Red Foley was Pat Boone's father-in-law, and the pop singer had been married to his daughter for 30 years (and Foley had been dead for 15) when he cut this collection of his favorite Foley songs on April 14 and 15, 1983. Ten years later, on May 19, 1993, overdubs were added. Thus, this album, released on a budget label, has been a long time coming. Boone is more interested in Foley's religious material than his secular songs, though big hits like "Chattanooga Shoe Shine Boy" and "Tennessee Saturday Night" are included, sounding somewhat out of place among the more solemn stuff. Despite the family connection and his own religious convictions, Boone has no particular affinity for the material, which he sings with his usual game engagement, but without much feeling. With the Jordanaires chiming in and a song list that includes "Old Shep" and "There Will Be Peace in the Valley," you can't help comparing this to Elvis Presley, and ironically, even on what ought to be his own ground, Boone is beaten by Presley again, just as he was on the rock & roll scene of the '50s.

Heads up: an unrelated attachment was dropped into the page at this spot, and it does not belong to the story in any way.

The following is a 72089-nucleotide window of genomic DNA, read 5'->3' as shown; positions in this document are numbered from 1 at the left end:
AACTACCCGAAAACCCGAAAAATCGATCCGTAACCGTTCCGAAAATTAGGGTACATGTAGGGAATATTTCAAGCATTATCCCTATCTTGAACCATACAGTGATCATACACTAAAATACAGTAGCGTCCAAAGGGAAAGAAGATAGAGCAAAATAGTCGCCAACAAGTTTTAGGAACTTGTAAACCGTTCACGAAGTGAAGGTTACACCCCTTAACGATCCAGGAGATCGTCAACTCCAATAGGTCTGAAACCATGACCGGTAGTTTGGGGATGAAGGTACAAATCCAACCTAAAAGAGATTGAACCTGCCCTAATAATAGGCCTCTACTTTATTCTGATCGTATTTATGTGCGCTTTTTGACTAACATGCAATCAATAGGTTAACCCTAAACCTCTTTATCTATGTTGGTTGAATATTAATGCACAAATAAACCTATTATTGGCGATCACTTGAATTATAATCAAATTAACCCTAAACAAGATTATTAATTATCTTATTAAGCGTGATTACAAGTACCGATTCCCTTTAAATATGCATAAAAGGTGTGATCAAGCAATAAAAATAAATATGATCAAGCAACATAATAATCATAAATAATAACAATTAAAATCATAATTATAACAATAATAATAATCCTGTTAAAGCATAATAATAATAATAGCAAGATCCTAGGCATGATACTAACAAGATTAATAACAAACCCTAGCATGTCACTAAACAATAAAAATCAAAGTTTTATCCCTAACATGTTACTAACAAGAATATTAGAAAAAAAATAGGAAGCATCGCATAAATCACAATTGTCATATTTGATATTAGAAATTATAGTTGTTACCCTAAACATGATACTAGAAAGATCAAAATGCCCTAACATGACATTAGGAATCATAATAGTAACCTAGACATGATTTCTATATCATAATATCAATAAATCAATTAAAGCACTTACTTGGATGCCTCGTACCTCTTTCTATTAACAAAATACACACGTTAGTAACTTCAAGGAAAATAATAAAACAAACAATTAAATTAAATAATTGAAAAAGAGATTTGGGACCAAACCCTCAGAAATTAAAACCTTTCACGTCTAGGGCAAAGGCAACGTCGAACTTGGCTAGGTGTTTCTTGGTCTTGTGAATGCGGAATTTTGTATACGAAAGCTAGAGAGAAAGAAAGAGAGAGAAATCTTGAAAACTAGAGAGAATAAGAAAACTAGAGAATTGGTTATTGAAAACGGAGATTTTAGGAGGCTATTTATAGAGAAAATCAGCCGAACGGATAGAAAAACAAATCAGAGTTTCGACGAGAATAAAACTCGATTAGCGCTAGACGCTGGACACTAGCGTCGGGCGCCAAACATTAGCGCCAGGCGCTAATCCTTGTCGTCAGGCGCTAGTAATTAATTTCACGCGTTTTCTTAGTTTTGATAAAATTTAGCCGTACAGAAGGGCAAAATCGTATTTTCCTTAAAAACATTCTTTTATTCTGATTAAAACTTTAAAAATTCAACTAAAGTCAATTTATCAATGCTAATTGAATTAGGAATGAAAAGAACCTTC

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AllMusic Review by William Ruhlmann